Tax update week ended 17 September 2010

| 20th September 2010

Naming and Shaming

The ability to “name and shame” is one of HMRC’s most controversial powers.

4 conditions must apply:

1. After deliberately evading tax, the individual has suffered at least one penalty.

2.The penalties relate to wrongdoing, tax returns and VAT returns for periods after 1 April 2010.

3.The underpaid tax is £25,000 or more.

4.The individual has not fully co-operated, hence HMRC levied more than the minimum penalty.

As above, the new powers relate to periods after 1 April 2010. However, some people are complaining of receiving letters containing reference to “name and shame” in opening enquiry letters with respect to earlier years. This could be construed as a threat and is wrong in any case.

If you receive a letter like this please note that HMRC has a complaints procedure and that complaints are recorded.

Making publically available deliberate defaulters’ details

Factsheet CC/FS13: Publishing the details of defaulters

How to complain to HM Revenue and Customs

Updated complaints manual

VAT repayments: DIY builders

This is an uncommon scheme. However, if you are building your
own home or converting a non residential building into a home, you may find this scheme useful.

The objective of the DIY scheme: treating the DIY builder the same as a VAT-registered housebuilder i.e. reclaim VAT on materials and most labour/services (but not accountants/architects fees). However, if the VAT was incorrectly charged in the first place, this cannot be reclaimed.

Mr J Frost discovered this last point to his cost as he tried to recover the costs of his barn conversion, which included some VAT incorrectly charged at 17.5% rather than at 5%.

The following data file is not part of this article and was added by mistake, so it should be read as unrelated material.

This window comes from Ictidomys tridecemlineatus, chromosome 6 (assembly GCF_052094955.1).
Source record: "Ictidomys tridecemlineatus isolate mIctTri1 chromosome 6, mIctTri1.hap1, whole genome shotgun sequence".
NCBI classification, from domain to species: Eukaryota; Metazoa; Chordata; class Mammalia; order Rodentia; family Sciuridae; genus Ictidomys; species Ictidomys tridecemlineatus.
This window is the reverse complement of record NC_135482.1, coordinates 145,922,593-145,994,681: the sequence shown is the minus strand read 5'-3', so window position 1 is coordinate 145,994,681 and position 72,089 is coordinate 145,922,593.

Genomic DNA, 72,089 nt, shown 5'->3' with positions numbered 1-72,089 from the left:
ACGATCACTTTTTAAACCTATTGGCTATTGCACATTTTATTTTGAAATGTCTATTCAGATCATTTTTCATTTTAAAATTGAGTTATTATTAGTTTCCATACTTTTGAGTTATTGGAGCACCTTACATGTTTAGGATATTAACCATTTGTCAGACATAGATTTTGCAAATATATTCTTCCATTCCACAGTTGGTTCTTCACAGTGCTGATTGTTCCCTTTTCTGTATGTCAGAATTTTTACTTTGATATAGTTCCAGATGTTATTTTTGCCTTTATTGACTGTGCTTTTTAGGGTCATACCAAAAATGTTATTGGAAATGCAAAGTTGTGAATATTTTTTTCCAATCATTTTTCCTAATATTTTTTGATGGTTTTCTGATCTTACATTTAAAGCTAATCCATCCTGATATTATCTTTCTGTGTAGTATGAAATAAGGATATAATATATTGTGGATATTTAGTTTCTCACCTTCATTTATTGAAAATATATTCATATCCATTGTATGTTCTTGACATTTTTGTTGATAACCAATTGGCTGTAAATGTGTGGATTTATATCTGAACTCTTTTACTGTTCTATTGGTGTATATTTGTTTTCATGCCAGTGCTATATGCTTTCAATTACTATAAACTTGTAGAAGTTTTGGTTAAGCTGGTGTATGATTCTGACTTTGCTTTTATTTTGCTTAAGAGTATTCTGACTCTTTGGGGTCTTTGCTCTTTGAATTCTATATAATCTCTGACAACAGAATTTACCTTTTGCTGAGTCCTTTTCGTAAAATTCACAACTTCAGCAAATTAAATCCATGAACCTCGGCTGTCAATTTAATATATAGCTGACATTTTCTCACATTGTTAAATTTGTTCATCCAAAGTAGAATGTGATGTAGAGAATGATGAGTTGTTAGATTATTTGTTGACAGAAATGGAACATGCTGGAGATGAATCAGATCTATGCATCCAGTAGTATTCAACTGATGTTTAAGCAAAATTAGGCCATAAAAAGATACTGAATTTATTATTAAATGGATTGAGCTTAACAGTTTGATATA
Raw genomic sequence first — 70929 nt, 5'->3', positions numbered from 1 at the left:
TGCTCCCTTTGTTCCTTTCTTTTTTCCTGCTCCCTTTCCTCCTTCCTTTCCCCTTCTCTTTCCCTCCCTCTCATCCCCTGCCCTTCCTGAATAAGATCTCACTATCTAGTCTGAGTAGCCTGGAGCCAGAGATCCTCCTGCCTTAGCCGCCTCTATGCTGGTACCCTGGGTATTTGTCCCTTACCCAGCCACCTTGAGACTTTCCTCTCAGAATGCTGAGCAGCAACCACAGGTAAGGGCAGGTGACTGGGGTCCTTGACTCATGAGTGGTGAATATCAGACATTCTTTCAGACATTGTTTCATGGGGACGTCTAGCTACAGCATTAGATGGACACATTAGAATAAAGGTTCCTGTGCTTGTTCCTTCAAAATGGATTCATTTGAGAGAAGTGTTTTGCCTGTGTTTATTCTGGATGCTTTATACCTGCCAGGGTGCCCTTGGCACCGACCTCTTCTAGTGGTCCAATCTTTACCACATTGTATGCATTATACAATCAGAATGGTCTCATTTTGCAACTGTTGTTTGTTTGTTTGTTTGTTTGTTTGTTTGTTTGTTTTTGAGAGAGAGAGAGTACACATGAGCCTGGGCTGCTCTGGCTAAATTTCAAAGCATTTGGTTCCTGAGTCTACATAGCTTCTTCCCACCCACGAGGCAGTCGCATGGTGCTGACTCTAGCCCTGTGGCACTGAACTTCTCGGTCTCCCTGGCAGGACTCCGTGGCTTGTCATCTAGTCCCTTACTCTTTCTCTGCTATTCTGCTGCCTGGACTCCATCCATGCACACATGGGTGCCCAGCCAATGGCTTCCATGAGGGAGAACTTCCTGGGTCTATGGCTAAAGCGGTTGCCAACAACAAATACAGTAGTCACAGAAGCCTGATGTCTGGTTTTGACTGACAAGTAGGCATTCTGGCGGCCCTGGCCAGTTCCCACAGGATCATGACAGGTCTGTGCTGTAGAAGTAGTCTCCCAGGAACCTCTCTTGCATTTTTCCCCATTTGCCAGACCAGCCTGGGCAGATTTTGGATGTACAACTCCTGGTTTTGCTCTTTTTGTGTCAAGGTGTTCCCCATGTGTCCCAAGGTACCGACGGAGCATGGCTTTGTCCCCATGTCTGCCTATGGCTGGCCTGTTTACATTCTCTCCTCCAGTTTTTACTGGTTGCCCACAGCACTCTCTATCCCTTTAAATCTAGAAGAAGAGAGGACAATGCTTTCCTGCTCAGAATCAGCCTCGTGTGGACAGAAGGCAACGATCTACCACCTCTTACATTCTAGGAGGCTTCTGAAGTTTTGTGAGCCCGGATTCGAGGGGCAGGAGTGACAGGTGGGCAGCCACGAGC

He had relied on information sent to him on 14 June 2002, but in fact the law had changed a month earlier i.e. the 5% rate was brought in for residential conversions.

Mr Frost took the case to tribunal, who rejected his reclaim although they were sympathetic. The suppliers were also blocked from reclaiming the difference between 5% and 17.5% VAT as the invoices were over 3 years old.
The relevant claim forms are VAT 431C, VAT 431NB and the accompanying notes listed below. Please note that the claim form must be registered within 3 months of the completed
of the construction work.

J Frost case

Claims (conversions): VAT 431C

Guidance on DIY conversions

Claims (new builds): VAT 431NB

Guidance on DIY new builds

Address changes

From 1 September 2010 tax correspondence for UK resident trusts should now be sent to the Trusts Office in Nottingham. The previous office (Truro) will still deal with compliance and correspondence for non-resident trusts only.

All new IHT forms – C1 Inventory and IHT400 Inheritance Tax account – should now be sent to the Nottingham office also.

If you move house, notifying HMRC is probably not on the top of you to-do list. However, you may miss important correspondence (e.g. tax coding notices which no longer go to your agents). Also, you may elect your new home as your principal private residence (Capital gains tax exemption) even if you own more than one residence.

It is an extremely worthwhile exercise completing the new online form telling HMRC about your new contact details. This will update them on (amongst other taxes)

* PAYE & Nic
* Income tax
* Self assessment
* Child Benefit
* Student loan
* Tax credits

Trust Office addresses

Changes to your name or address


“This information is taken from Mark Lee’s weekly practical tax newsletter, published by the Tax Advice Network”